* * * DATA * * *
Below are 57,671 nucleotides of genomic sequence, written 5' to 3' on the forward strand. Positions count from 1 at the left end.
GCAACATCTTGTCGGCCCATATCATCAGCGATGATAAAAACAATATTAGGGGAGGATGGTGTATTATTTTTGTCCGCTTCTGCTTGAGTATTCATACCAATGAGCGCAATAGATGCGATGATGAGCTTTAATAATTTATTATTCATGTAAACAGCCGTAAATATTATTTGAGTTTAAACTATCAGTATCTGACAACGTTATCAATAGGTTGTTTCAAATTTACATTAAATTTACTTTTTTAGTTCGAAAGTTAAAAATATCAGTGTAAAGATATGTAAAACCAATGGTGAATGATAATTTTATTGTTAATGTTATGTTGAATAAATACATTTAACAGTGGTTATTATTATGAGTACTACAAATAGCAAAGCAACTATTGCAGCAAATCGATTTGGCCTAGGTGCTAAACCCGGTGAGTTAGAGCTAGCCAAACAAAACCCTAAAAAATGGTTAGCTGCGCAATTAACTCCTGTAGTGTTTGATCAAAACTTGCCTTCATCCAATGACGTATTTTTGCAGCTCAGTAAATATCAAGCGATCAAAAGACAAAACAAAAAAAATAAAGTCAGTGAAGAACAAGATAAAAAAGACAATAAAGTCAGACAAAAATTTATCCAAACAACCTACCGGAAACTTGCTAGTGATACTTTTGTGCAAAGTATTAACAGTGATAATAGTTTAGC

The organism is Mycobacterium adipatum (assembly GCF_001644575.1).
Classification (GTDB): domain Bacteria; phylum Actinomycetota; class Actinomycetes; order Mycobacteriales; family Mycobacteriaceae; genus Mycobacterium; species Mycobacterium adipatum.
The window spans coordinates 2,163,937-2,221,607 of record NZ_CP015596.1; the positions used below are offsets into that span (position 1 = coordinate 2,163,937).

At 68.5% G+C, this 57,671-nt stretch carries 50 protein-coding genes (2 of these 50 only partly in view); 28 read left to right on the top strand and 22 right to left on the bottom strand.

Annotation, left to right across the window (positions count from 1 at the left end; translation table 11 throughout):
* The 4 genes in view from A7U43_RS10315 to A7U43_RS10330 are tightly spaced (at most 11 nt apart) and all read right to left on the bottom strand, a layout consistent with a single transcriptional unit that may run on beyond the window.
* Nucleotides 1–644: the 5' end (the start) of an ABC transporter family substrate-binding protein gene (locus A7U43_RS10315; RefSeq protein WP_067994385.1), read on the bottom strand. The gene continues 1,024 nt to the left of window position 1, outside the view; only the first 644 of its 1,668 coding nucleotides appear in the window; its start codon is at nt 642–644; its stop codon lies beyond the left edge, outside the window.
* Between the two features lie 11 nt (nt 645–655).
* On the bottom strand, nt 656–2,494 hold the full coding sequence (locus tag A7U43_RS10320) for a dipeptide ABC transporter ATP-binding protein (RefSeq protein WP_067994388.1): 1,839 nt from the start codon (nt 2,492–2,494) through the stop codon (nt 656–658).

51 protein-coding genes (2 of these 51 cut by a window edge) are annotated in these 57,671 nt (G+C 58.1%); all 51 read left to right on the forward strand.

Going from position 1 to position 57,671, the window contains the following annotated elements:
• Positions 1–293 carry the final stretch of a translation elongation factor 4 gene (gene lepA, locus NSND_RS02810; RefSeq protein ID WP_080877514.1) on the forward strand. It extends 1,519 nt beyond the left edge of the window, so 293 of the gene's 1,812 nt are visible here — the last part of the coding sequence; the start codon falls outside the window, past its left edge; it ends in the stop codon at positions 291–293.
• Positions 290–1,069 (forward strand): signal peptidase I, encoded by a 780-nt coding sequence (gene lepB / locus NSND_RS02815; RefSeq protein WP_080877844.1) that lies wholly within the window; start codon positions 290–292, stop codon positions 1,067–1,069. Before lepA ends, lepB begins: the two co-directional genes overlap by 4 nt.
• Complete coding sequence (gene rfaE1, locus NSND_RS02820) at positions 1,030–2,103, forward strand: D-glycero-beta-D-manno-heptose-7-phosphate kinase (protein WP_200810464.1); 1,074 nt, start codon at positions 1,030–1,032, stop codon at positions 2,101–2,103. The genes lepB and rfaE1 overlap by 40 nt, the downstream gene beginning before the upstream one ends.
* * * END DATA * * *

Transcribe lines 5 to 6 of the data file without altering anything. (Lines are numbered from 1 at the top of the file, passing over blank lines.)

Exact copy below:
The window spans coordinates 2,163,937-2,221,607 of record NZ_CP015596.1; the positions used below are offsets into that span (position 1 = coordinate 2,163,937).

At 68.5% G+C, this 57,671-nt stretch carries 50 protein-coding genes (2 of these 50 only partly in view); 28 read left to right on the top strand and 22 right to left on the bottom strand.